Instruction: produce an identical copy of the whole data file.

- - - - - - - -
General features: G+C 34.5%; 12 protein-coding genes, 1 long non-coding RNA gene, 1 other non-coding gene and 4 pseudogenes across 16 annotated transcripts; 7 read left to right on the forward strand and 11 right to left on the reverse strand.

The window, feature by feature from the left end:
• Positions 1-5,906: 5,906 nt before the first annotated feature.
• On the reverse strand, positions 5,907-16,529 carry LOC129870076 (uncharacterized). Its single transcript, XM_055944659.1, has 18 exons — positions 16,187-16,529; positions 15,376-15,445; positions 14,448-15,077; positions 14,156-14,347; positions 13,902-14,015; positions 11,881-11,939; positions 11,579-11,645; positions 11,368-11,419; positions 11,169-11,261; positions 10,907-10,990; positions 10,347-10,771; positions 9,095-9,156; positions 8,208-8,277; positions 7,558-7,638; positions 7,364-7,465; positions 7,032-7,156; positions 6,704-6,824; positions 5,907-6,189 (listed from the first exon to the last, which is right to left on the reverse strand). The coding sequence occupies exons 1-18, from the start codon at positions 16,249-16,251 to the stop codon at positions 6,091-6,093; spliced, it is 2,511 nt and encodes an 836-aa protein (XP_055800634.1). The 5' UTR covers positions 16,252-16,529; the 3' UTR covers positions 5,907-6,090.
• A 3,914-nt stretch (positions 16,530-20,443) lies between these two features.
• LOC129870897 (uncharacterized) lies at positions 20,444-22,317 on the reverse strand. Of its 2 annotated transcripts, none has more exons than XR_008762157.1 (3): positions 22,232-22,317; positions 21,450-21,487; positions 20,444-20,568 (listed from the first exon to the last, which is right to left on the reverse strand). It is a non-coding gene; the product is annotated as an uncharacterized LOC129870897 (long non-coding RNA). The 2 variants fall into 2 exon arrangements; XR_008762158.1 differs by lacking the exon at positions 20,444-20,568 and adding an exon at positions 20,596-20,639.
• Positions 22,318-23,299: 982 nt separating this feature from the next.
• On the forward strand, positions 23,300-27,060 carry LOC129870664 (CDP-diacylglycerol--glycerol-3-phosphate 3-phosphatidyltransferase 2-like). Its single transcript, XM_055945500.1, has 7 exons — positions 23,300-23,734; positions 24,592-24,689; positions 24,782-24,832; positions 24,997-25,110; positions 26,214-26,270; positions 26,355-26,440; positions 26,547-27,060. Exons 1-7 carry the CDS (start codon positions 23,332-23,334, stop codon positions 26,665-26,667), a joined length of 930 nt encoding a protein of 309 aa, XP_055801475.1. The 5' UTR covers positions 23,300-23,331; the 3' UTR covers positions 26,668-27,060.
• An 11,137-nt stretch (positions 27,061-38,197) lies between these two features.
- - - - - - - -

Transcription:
General features: G+C 34.5%; 12 protein-coding genes, 1 long non-coding RNA gene, 1 other non-coding gene and 4 pseudogenes across 16 annotated transcripts; 7 read left to right on the forward strand and 11 right to left on the reverse strand.

The window, feature by feature from the left end:
• Positions 1-5,906: 5,906 nt before the first annotated feature.
• On the reverse strand, positions 5,907-16,529 carry LOC129870076 (uncharacterized). Its single transcript, XM_055944659.1, has 18 exons — positions 16,187-16,529; positions 15,376-15,445; positions 14,448-15,077; positions 14,156-14,347; positions 13,902-14,015; positions 11,881-11,939; positions 11,579-11,645; positions 11,368-11,419; positions 11,169-11,261; positions 10,907-10,990; positions 10,347-10,771; positions 9,095-9,156; positions 8,208-8,277; positions 7,558-7,638; positions 7,364-7,465; positions 7,032-7,156; positions 6,704-6,824; positions 5,907-6,189 (listed from the first exon to the last, which is right to left on the reverse strand). The coding sequence occupies exons 1-18, from the start codon at positions 16,249-16,251 to the stop codon at positions 6,091-6,093; spliced, it is 2,511 nt and encodes an 836-aa protein (XP_055800634.1). The 5' UTR covers positions 16,252-16,529; the 3' UTR covers positions 5,907-6,090.
• A 3,914-nt stretch (positions 16,530-20,443) lies between these two features.
• LOC129870897 (uncharacterized) lies at positions 20,444-22,317 on the reverse strand. Of its 2 annotated transcripts, none has more exons than XR_008762157.1 (3): positions 22,232-22,317; positions 21,450-21,487; positions 20,444-20,568 (listed from the first exon to the last, which is right to left on the reverse strand). It is a non-coding gene; the product is annotated as an uncharacterized LOC129870897 (long non-coding RNA). The 2 variants fall into 2 exon arrangements; XR_008762158.1 differs by lacking the exon at positions 20,444-20,568 and adding an exon at positions 20,596-20,639.
• Positions 22,318-23,299: 982 nt separating this feature from the next.
• On the forward strand, positions 23,300-27,060 carry LOC129870664 (CDP-diacylglycerol--glycerol-3-phosphate 3-phosphatidyltransferase 2-like). Its single transcript, XM_055945500.1, has 7 exons — positions 23,300-23,734; positions 24,592-24,689; positions 24,782-24,832; positions 24,997-25,110; positions 26,214-26,270; positions 26,355-26,440; positions 26,547-27,060. Exons 1-7 carry the CDS (start codon positions 23,332-23,334, stop codon positions 26,665-26,667), a joined length of 930 nt encoding a protein of 309 aa, XP_055801475.1. The 5' UTR covers positions 23,300-23,331; the 3' UTR covers positions 26,668-27,060.
• An 11,137-nt stretch (positions 27,061-38,197) lies between these two features.